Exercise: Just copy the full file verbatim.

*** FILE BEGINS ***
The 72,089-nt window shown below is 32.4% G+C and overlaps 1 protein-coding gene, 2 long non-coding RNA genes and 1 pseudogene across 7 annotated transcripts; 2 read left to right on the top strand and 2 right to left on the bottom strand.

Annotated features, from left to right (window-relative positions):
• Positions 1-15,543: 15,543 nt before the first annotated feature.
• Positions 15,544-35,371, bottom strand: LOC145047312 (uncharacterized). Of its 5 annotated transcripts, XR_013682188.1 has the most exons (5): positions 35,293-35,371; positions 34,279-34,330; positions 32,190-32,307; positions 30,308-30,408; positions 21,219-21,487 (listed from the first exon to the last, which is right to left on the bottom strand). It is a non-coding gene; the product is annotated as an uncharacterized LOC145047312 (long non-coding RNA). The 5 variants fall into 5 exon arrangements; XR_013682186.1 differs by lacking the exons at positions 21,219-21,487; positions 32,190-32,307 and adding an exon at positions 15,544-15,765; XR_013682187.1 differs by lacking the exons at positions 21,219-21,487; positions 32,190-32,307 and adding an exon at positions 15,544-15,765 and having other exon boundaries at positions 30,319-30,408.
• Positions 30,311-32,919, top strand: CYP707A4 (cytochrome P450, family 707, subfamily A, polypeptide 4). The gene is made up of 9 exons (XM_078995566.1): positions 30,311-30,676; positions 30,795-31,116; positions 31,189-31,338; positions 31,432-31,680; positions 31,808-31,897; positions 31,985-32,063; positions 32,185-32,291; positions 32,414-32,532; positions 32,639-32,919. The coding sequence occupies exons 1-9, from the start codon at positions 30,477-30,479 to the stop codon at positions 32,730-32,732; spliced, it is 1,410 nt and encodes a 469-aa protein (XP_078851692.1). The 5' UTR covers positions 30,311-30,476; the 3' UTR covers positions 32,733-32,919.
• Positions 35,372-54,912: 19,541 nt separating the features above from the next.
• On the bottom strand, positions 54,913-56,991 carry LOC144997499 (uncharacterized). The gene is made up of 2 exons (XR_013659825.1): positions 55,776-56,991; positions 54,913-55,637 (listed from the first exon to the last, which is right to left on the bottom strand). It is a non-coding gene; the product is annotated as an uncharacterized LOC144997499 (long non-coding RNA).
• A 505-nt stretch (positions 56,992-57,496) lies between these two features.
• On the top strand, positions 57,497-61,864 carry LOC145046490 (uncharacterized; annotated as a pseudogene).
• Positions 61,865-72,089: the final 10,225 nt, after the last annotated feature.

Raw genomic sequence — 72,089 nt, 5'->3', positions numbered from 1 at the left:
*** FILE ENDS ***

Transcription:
The 72,089-nt window shown below is 32.4% G+C and overlaps 1 protein-coding gene, 2 long non-coding RNA genes and 1 pseudogene across 7 annotated transcripts; 2 read left to right on the top strand and 2 right to left on the bottom strand.

Annotated features, from left to right (window-relative positions):
• Positions 1-15,543: 15,543 nt before the first annotated feature.
• Positions 15,544-35,371, bottom strand: LOC145047312 (uncharacterized). Of its 5 annotated transcripts, XR_013682188.1 has the most exons (5): positions 35,293-35,371; positions 34,279-34,330; positions 32,190-32,307; positions 30,308-30,408; positions 21,219-21,487 (listed from the first exon to the last, which is right to left on the bottom strand). It is a non-coding gene; the product is annotated as an uncharacterized LOC145047312 (long non-coding RNA). The 5 variants fall into 5 exon arrangements; XR_013682186.1 differs by lacking the exons at positions 21,219-21,487; positions 32,190-32,307 and adding an exon at positions 15,544-15,765; XR_013682187.1 differs by lacking the exons at positions 21,219-21,487; positions 32,190-32,307 and adding an exon at positions 15,544-15,765 and having other exon boundaries at positions 30,319-30,408.
• Positions 30,311-32,919, top strand: CYP707A4 (cytochrome P450, family 707, subfamily A, polypeptide 4). The gene is made up of 9 exons (XM_078995566.1): positions 30,311-30,676; positions 30,795-31,116; positions 31,189-31,338; positions 31,432-31,680; positions 31,808-31,897; positions 31,985-32,063; positions 32,185-32,291; positions 32,414-32,532; positions 32,639-32,919. The coding sequence occupies exons 1-9, from the start codon at positions 30,477-30,479 to the stop codon at positions 32,730-32,732; spliced, it is 1,410 nt and encodes a 469-aa protein (XP_078851692.1). The 5' UTR covers positions 30,311-30,476; the 3' UTR covers positions 32,733-32,919.
• Positions 35,372-54,912: 19,541 nt separating the features above from the next.
• On the bottom strand, positions 54,913-56,991 carry LOC144997499 (uncharacterized). The gene is made up of 2 exons (XR_013659825.1): positions 55,776-56,991; positions 54,913-55,637 (listed from the first exon to the last, which is right to left on the bottom strand). It is a non-coding gene; the product is annotated as an uncharacterized LOC144997499 (long non-coding RNA).
• A 505-nt stretch (positions 56,992-57,496) lies between these two features.
• On the top strand, positions 57,497-61,864 carry LOC145046490 (uncharacterized; annotated as a pseudogene).
• Positions 61,865-72,089: the final 10,225 nt, after the last annotated feature.

Raw genomic sequence — 72,089 nt, 5'->3', positions numbered from 1 at the left: